You have written many books and received numerous awards. Any tips for more novice writers?
This is always a hard one to answer, Jo. A lot of writers out there are so desperate to see their work in print that they allow themselves to be taken in by vanity publishers who will charge them the earth to print (as opposed to publish) a book, and deliver absolutely nothing in terms of marketing or sales support. That is never a good option, so I'd always advise aspiring writers to stick with traditional publishers. You may receive hundreds of rejection slips, but if your work is of sufficient quality, then one day it will find the right publisher who will take it on. I hate to see people being ripped off and I would just say that if you believe in yourself and your work, don't ever give in, keep trying. An author should never have to pay to get their work published. That's the publisher's job. There is a publisher out there who will love your work. It's just a matter of finding the right one. I think self-belief and developing a thick skin when it comes to rejection are important 'skills' a writer needs to develop. Oh yes, one other thing is that an author must try to promote his/herself as much as possible nowadays, to become a 'brand'. People will buy a James Patterson book, for exanmple, simply becuase it has his name onthe ocver. That what I mean by 'becoming a brand'. Believe me, it works, so get out there and promote, promote, promote!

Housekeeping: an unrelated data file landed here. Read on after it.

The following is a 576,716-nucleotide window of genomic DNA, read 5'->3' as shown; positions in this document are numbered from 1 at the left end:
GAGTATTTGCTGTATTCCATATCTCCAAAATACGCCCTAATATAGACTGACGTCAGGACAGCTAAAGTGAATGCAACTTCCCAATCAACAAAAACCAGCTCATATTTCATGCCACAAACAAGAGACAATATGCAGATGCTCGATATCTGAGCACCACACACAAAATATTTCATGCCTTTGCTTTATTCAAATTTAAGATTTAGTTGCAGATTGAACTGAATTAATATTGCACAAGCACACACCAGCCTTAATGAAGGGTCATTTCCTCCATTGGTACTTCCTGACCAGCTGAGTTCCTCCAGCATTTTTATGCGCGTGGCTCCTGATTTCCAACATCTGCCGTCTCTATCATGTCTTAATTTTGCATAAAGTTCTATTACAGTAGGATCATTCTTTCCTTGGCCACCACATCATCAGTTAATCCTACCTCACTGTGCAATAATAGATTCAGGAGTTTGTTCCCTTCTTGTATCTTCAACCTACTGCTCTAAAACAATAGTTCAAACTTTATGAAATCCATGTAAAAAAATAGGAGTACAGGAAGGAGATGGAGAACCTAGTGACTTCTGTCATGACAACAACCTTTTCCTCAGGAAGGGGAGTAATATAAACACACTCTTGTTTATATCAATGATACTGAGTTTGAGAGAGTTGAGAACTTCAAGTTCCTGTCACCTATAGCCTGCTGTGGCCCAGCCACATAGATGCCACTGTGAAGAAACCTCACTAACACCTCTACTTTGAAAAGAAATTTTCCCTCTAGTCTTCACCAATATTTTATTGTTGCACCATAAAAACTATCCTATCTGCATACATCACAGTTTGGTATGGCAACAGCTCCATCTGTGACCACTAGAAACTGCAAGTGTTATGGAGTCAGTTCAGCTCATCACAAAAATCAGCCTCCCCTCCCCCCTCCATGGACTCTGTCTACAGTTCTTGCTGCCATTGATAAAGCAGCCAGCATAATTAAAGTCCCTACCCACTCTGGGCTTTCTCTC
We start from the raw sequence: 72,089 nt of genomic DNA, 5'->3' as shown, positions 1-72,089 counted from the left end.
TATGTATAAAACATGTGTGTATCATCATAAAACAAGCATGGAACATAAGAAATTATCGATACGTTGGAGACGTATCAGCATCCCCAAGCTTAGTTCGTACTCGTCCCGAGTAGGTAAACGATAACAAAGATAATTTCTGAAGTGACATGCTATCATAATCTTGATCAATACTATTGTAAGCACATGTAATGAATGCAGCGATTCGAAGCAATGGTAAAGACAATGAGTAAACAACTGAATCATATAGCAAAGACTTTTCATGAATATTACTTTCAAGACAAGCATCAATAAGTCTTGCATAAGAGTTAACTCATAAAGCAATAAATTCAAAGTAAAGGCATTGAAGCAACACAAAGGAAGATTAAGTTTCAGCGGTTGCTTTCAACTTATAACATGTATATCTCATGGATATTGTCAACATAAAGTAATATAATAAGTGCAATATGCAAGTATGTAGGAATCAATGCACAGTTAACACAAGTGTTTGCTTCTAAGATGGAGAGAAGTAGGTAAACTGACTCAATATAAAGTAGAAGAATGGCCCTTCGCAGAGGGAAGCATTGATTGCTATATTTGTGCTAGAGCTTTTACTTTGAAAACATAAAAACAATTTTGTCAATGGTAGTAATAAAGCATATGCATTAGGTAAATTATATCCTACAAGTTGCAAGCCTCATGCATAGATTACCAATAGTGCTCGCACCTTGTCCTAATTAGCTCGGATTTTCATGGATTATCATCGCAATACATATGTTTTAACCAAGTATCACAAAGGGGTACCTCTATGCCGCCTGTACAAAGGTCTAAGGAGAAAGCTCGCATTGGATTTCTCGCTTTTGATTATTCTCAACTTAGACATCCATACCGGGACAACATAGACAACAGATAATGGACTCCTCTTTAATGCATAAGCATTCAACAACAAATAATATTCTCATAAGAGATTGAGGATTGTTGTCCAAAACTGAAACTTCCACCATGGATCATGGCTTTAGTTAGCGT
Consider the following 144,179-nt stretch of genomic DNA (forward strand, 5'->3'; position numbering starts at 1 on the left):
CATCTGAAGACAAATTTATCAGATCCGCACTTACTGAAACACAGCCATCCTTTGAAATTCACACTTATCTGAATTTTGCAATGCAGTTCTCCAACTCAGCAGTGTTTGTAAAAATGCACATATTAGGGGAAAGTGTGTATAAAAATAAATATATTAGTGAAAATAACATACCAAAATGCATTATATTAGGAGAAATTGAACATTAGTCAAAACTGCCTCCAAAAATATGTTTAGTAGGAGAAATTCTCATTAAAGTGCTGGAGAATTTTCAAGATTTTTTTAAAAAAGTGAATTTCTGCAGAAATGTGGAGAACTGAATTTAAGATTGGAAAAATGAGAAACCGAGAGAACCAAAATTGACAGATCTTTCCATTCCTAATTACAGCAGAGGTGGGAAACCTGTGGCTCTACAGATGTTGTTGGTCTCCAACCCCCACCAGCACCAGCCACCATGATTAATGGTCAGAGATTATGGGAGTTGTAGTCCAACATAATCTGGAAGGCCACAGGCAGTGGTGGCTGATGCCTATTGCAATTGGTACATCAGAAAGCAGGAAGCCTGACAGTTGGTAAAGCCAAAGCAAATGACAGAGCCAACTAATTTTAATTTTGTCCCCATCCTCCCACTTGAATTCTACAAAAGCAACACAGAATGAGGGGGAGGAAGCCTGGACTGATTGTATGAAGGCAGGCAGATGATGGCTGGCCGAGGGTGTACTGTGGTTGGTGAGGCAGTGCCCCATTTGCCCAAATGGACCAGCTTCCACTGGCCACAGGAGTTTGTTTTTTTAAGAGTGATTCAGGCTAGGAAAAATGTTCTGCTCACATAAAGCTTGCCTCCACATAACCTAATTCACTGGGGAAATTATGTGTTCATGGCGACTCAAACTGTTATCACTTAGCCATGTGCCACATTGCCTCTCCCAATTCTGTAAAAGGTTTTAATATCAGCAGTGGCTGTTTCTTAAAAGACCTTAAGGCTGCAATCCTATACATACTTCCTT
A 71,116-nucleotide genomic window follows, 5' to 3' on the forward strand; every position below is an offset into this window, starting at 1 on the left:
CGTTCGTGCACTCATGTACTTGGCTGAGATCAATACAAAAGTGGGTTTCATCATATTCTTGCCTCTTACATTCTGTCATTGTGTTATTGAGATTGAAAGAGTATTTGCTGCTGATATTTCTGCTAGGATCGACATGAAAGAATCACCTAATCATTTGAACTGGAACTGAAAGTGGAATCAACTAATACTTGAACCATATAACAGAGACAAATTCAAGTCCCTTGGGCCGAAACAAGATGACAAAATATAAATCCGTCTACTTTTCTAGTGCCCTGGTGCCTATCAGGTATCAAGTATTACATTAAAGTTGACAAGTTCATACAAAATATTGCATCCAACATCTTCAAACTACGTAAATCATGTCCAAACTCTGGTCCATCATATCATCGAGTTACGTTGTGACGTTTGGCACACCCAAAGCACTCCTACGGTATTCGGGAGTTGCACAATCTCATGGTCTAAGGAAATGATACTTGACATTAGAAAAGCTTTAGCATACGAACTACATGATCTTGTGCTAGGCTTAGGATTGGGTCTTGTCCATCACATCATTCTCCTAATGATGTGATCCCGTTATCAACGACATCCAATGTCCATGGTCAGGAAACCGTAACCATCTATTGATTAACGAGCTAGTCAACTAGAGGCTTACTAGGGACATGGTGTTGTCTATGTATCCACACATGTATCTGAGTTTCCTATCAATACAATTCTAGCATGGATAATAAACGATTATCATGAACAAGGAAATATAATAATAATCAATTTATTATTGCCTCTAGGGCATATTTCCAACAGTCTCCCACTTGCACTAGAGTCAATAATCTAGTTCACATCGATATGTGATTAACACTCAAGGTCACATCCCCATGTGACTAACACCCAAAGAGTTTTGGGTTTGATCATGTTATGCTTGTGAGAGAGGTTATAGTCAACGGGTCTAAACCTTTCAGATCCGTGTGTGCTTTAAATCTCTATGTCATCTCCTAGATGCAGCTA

Where can people find out more about you and your books?

I'd love it if people would visit my various websites. They can be found at
The Amazon page where the book an be found is at

Anything else you'd like to add?

Just a big thank you to you Jo, for allowing me the opportunity to reach out and talk to your readers like this. It's been great to be able to talk about my work and hopefully, give a few aspiring fellow authors a little bit of inspiration along the way. Finally, if anyone would really like to know the full story of the genesis of A Study in Red, they can read about it in an article I wrote for The Journal of The Whitechapel Society 1888, called "Whodunnit - I Dunno" which can also be found online at
There's also a video trailer for the movie/book on You Tube at or it can be seen at Thunderball Films' online screening room at


  1. Brian is a fantastic artist and I find his method of writing interesting and entertaining.. His book captured the essence of Jack the ripper and I for think it's a must read!!
    Shay aka Papillon Casse

  2. Awesome interview Brian. I will have to purchase your book. Its the type of reading I love.. E

  3. Terrific interview, Brian, as are your books.

  4. Fantastic Interview....I am motivated to get a copy of your book and read it now....n yes a very nice and useful advice to the young and novice writers..thanks

  5. Thanks to those who've commented on the interview so far, and to Jo for taking the time to ask me to talk to her. I hope that anyone who buys the book after reading the interview thoroughly enjoys it and if as Parag says, my words have helped any aspiring writers then that makes me very happy indeed. My latest release, 'The Voice of Anton Bouchard' has just gone on sale at Amazon and is also doing very well.

    Have a great day everyone

    Author, 'A Study in Red - The Secret Journal of Jack the Ripper'

  6. The Brian story is as interesting as the stories he writes. Brian Porter provides a glimpse in the mirror and the image which shows is an inspiration to those who have ever picked up the pen.